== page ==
I would like to thank the readers of Softalk and other magazines for the very positive response to Penguin Software's policy change with regard to protected software. I'm certain that we made a good decision, and so far the move has had no negative effect on our sales. This doesn't mean that every publisher should go out and remove their protection immediately; that's a decision that has to be made with time. It takes a certain amount of trust in your customers to take such a step. I happen to think that it's helpful for any customer to have working backups of software that they purchase, as long as they keep the copies themselves. I also occasionally have this silly notion that everyone is honest if you treat them as such. I like to think that 99 percent are. Mr. J. Barry Smith's letters in the May Softalk, and other people's various letters and comments elsewhere in the world, lead me to believe that in order not to be dishonest people, they twist their morals with rationalizations in which they try to keep themselves honest in their own minds. "To quote Mr. Smith, "Piracy is a biased word, it implies theft." Sorry. It doesn't imply theft. It is theft. There are no two ways about it. When you take something that doesn't belong to you, it's got a simple one-word definition: stealing. "But," you say, "it's so expensive." Sorry again. Yes, selling Apple software is mass marketing as far as computers go, but it's not really that huge of a marketplace. Would it surprise you to know that advertising costs us about $6,000 per month? Or that most publishers are paid only forty percent of the retail price after distributors and dealers get their cut? What about packaging, people to take and ship orders, customer service, office space and supplies? Dale Archibald was an order of magnitude or so off when he jokingly said that we're so small that it takes weeks for our distribution to reach double figures (Softalk, May) ; but even so, it doesn't take a mathematical wizard to compute rough sales figures to see how much money actually finds its way to the publisher and author. For the most part, software packages are priced close to what they have to be. Sorry. So Barry, your excuse is your wallet. Do you buy gasoline without paying? Do you leave restaurants without paying the check? Do you stuff your pockets in the supermarket? It doesn't make any difference who you steal from, it's still stealing. If that's the definition of a pirate, then yes, you're a thief. And if you steal because you can't afford the software then you had no business buying a computer in the first place. To the 99.9 percent of you who are honest, thank you for your kind words and support.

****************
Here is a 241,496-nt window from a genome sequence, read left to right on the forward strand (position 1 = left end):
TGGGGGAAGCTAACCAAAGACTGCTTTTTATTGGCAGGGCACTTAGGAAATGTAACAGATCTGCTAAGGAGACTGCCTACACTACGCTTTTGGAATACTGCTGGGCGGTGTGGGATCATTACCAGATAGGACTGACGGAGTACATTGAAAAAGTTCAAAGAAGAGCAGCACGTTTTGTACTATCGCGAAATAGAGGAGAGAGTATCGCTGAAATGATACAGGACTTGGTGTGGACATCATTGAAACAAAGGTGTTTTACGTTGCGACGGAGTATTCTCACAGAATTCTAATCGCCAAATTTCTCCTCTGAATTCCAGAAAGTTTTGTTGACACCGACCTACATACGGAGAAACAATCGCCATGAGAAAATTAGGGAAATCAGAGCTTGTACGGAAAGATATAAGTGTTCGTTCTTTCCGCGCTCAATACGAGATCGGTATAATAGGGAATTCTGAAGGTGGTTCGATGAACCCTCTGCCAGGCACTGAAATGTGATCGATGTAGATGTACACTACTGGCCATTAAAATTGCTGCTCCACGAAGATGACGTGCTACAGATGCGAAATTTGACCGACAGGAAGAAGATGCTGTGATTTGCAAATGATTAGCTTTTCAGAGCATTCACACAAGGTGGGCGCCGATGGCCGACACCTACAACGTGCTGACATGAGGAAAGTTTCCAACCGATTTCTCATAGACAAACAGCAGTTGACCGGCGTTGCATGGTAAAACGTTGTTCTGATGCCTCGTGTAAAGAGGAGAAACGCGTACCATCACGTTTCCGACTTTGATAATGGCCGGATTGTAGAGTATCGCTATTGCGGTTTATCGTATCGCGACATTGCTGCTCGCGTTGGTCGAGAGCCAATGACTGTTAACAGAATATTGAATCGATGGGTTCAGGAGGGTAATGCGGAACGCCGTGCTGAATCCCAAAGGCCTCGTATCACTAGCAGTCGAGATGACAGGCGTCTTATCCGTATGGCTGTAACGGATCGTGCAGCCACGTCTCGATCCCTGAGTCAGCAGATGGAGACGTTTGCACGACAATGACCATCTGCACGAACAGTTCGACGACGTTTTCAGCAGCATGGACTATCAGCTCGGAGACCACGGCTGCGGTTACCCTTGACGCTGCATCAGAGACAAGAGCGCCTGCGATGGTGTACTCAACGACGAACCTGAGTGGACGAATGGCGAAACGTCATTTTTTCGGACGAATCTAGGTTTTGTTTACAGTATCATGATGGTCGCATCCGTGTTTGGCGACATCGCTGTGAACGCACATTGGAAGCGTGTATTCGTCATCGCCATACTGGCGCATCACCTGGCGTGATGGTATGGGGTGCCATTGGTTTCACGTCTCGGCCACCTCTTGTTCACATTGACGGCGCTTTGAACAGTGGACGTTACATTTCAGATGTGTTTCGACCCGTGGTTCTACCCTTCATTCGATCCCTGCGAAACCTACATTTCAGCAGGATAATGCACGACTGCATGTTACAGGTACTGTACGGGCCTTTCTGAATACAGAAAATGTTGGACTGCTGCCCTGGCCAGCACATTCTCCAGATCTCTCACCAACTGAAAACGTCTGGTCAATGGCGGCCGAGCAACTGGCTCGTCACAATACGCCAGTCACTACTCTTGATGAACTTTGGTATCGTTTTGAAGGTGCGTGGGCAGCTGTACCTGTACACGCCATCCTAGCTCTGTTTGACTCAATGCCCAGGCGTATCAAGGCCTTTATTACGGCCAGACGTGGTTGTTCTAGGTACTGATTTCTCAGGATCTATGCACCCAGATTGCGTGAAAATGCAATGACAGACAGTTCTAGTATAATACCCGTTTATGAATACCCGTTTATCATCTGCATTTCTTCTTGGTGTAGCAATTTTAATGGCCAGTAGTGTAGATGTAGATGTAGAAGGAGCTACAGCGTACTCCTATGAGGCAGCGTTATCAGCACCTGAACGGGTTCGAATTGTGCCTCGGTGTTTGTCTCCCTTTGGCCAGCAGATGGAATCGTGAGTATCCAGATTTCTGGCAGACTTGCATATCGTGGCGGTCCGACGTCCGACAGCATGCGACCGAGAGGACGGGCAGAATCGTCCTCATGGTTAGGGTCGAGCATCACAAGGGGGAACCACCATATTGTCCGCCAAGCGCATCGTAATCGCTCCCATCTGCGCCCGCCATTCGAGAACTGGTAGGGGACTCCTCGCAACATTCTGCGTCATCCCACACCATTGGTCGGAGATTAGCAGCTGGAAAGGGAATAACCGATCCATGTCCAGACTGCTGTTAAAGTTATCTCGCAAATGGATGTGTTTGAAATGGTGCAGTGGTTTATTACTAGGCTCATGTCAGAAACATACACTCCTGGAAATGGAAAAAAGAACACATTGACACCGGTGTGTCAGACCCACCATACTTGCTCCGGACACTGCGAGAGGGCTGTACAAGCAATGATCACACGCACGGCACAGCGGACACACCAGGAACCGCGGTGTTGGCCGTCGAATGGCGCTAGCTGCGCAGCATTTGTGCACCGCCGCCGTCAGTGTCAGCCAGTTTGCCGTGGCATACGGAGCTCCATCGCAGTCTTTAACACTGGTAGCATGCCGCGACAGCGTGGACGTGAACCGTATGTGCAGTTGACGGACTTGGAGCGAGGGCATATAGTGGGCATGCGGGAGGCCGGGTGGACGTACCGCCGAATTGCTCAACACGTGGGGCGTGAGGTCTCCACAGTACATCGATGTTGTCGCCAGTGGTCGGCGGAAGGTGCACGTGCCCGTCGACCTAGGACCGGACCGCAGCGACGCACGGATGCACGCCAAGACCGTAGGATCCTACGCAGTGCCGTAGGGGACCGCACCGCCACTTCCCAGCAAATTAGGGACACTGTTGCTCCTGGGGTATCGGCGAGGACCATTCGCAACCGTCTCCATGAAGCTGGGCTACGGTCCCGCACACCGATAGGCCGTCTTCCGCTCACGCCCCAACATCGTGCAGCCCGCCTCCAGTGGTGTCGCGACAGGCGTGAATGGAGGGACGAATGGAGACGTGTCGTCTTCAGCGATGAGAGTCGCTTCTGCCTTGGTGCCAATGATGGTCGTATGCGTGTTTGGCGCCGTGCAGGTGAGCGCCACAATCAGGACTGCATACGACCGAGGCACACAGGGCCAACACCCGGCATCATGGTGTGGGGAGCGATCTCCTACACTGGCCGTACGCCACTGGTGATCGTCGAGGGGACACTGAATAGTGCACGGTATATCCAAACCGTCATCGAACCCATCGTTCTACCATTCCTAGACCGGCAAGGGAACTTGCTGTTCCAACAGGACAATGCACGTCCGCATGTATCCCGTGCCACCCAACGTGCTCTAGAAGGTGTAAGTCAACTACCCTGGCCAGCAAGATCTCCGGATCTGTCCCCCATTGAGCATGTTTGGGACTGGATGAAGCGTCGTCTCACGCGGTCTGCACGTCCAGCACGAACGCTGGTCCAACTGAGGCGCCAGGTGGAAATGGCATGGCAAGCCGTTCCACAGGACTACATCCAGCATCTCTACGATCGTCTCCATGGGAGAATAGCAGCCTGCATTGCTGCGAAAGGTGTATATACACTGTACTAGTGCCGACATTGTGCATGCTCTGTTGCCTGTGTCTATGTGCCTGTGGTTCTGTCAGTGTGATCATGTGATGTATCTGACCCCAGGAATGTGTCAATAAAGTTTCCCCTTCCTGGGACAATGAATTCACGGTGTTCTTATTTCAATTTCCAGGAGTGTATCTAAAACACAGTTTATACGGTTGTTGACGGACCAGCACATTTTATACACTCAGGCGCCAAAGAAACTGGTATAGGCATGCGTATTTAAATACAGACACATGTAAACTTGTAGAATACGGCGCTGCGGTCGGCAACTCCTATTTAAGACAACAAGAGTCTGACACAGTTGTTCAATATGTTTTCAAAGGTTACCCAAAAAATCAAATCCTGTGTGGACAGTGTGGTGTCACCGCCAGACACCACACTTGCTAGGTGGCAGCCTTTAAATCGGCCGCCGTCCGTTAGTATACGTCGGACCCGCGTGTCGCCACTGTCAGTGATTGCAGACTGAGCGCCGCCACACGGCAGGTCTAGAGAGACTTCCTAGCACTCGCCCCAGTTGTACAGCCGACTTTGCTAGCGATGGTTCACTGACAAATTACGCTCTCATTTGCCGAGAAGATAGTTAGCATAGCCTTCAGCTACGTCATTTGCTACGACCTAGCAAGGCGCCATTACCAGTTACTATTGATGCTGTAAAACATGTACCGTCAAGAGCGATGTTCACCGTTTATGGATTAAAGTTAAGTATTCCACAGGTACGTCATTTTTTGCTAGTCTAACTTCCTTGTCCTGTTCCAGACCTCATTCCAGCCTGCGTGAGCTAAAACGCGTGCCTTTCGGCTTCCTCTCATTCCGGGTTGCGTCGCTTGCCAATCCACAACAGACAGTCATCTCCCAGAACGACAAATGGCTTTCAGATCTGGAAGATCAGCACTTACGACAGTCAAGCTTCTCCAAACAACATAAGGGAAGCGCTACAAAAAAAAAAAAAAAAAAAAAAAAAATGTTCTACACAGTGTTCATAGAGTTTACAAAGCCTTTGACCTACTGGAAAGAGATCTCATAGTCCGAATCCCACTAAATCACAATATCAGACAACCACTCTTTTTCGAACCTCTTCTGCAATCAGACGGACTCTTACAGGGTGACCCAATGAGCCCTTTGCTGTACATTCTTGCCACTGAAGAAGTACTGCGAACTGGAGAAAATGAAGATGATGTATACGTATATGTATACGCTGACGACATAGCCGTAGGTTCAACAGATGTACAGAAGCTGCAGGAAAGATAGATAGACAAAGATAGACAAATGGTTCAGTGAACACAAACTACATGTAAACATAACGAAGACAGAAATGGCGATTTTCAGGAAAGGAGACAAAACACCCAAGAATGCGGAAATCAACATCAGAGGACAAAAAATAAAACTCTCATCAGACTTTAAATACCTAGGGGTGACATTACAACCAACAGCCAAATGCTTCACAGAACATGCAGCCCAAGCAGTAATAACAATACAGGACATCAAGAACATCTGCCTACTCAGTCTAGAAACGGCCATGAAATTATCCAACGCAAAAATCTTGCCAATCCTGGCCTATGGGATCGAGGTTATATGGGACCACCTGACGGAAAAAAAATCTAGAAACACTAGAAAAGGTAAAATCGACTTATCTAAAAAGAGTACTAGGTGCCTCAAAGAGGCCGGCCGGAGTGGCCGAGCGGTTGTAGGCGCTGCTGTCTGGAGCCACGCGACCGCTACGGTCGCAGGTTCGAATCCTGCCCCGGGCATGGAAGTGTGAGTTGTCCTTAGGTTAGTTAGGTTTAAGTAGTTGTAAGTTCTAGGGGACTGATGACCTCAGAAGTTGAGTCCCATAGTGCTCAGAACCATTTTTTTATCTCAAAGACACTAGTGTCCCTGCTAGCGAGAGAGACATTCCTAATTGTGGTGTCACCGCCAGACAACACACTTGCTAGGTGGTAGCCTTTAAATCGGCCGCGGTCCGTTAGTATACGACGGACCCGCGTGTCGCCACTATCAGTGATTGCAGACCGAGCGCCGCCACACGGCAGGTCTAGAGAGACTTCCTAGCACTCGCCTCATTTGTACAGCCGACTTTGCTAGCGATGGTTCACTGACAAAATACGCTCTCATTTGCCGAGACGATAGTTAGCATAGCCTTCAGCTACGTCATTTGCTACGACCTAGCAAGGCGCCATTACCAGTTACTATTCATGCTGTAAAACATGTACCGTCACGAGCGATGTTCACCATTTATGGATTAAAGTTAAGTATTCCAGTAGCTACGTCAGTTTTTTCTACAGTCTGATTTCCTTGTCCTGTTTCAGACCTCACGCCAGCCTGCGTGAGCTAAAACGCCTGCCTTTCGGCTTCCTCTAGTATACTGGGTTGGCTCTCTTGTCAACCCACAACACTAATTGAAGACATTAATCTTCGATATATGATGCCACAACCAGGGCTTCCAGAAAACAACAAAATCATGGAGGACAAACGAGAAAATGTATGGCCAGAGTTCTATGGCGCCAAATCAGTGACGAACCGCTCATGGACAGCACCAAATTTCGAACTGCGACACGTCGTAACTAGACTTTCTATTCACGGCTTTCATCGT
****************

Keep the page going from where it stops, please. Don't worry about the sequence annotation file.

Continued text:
P.S. Despite the column bio, I taught at Northern Illinois U. in DeKalb, home of the famous flying ears of corn. Is there an arcade game in that somewhere?
Mark Pelczarski, Penguin Software, Geneva, IL - V2N11